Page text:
July 14, 2012

Y chromosomes and mtDNA from late antique Bavaria

One of the papers in the aforementioned volume includes Y-STR and mtDNA data on a burial cemetery from Bavaria dating to the Imperial Roman age. I reproduce the DNA results below; the haplogroup assignments in red are my own and have been estimated with Whit Athey's haplogroup predictor using both Northwest European and Equal priors.

The number of Y-STRs is not sufficient to make very strong haplogroup assignments in some cases. Still, we can probably say that R1b, E1b1b, and I1 were present in the population. I1 might seem more likely than G2a in a few cases, but remember that a couple of G2a men were found in 7th c. Bavaria. E1b1b, another non-typical German haplogroup has also been found in Usedom from the medieval period.

Christina Sofeso, Marina Vohberger, Annika Wisnowsky, Bernd Päffgen, Michaela Harbeck, *

Verifying archaeological hypotheses: Investigations on origin and genealogical lineages of a privileged society in Upper Bavaria from Imperial Roman times (Erding, Kletthamer Feld)

During the years 2005 and 2006 approximately 2000 archaeological
finds ranging from the Neolithic Period to Late Antiquity 
were found on the Kletthamer Feld (Erding, Upper Bavaria). 
Out of this context a burial site was examined comprising 
13 individuals, some of them rich in precious grave goods. The 
inhumations were dated to the second half of the 4th to the first 
half of the 5th century – a time of upheavals in relation to the 
demographic structure of the former Roman province Raetia (today southern Bavaria).

The high proportion of male individuals within the skeletal population as well as the finding of a Roman fibula, which is seen as part of Roman military clothing, led to distinct hypotheses which we have attempted to support in this study. The hypothesis that the skeletal remains reflect a founder population from a Germanic region north of the Danube River could be rejected on the basis of stable isotope analyses. The theory of a buried family clan had to be dismissed as well, or rather, be extended to the scenario of several families being buried there with their servants. The results obtained fit the third presumption best, namely that the buried individuals were the members of a military unit interred with their families.


Project "Magnus Ducatus Lituaniae" said...

Hg I haplotypes are rather I2b2/I2a2b than I1
Sample Y-Haplogroup Probability
EKF1662 R1b1b2-M269 87%
EKF1664 I2b2-S154 82%
EKF1665 F-M89 53% (uncertain, could be R1b)
EKF1700 E1b1b1a1-M78 67%
EKF1704 I2b2-S154 82%
EKF1717 E1b1b1a1*-M78(xV12,V13,V22,V65) 93%
EKF1719 F-M89 97% (uncertain, could be R1b)

truth said...

E1b1b is not a non-typical german haplogroup, specially in Southern Germany/Austria area, where it reaches about 8-10%, that's about higher than many parts of Iberia.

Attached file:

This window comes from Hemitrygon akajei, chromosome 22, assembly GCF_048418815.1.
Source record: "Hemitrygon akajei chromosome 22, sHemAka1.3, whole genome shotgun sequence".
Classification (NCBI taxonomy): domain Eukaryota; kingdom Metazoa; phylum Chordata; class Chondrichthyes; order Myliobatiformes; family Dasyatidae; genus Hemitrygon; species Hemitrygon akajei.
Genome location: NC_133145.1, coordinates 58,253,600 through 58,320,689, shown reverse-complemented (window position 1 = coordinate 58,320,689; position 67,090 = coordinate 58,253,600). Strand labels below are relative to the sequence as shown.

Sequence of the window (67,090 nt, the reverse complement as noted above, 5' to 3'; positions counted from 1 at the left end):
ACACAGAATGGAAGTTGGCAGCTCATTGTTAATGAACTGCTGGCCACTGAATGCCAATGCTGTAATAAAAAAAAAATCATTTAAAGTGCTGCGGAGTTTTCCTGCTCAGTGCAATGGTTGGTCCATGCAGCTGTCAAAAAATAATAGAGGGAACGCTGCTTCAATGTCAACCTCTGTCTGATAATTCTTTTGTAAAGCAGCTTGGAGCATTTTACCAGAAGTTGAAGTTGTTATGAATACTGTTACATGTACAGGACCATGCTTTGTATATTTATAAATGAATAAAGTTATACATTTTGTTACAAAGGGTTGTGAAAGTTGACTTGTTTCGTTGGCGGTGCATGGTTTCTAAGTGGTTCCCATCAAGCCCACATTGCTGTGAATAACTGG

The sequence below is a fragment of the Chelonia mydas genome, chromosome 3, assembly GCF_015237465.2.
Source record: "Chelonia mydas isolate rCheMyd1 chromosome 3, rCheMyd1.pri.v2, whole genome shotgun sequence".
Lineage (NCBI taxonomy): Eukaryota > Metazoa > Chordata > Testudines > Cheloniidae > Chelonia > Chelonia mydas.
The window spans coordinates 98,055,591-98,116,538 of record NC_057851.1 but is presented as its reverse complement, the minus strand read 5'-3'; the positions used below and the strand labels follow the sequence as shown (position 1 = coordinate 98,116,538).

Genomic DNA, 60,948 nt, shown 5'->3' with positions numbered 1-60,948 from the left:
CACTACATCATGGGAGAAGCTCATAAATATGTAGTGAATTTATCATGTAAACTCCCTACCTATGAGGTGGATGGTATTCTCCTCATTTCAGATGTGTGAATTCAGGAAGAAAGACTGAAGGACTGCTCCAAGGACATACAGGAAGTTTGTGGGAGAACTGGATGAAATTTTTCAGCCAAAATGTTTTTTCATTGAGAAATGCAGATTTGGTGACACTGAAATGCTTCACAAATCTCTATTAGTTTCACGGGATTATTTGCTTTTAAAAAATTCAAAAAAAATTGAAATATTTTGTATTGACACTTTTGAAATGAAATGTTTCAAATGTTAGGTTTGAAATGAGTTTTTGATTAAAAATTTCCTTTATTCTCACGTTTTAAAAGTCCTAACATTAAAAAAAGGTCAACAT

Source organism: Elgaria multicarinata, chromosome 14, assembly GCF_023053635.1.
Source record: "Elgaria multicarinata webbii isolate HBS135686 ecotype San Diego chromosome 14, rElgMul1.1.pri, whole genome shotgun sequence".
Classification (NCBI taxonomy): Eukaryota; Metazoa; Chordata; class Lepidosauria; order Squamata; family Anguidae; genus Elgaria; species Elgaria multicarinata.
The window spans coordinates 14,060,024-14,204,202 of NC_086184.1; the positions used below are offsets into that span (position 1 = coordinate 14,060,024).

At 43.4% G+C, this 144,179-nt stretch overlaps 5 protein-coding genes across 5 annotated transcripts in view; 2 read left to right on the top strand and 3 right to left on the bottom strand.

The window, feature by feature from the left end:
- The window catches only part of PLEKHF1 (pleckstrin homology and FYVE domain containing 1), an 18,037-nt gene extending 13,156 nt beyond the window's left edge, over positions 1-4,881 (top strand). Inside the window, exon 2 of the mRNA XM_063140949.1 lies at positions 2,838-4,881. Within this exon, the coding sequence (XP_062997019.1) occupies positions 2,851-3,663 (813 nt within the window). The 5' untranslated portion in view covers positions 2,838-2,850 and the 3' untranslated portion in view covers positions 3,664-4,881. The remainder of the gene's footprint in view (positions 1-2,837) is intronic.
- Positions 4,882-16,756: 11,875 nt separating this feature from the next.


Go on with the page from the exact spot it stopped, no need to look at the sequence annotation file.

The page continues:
Dienekes said...


I presume you are using a different haplogroup estimator?

terryt said...

"The results obtained fit the third presumption best, namely that the buried individuals were the members of a military unit interred with their families".

A military unit? The E haplogroups could be from mercenaries rather than from natives.

Project "Magnus Ducatus Lituaniae" said...

Yes, i'm using the YPredictor

Abbat said...


Typical I1, no value is extreme.

Anonymous said...

Whit's method is probably more accurate with fewer markers. Using something else I got the following:

1662: R1b-U106/S21, R1b-Ub (ubiquitous cluster that's not yet confirmed as purely P312*)
1664: I-M284, I-S23, I-S24, J2-M102
1665: I-L22
1699: R1b (Northwestern likely), I-M253, T
1703: E probably V22+
1704: I-M284, I-S23, I-S24, J2-M102
1717: E-M34
1719: I-M253

AWood said...

Was anyone able to determine from the text which corpse wore the Roman pin? I didn't see it explicitly stated anywhere.

Anonymous said...

Danish archaeologists reopened grave of Iron Age warriors: http://www.reddit.com/r/Archaeology/comments/w0crm/archaeologists_dig_up_bog_army_bones_in_denmark/

They state Roman expansion may have been a possible cause. The remains are preserved well, so they’re going to analyze DNA.

Dienekes said...

Whit's method is probably more accurate with fewer markers. Using something else I got the following:

Yes, YPredictor misclassifies my own Y chromosome, so I am rather inclined to put my money on Whit's predictor.

But what is the "something else"?

Anonymous said...

Cullen's predictor: http://members.bex.net/jtcullen515/haplotest.htm

Resubmitting the marker inputs changes the probabilities. EFK 1664 and 1704 values listed I-M253 but at a slightly lower probability.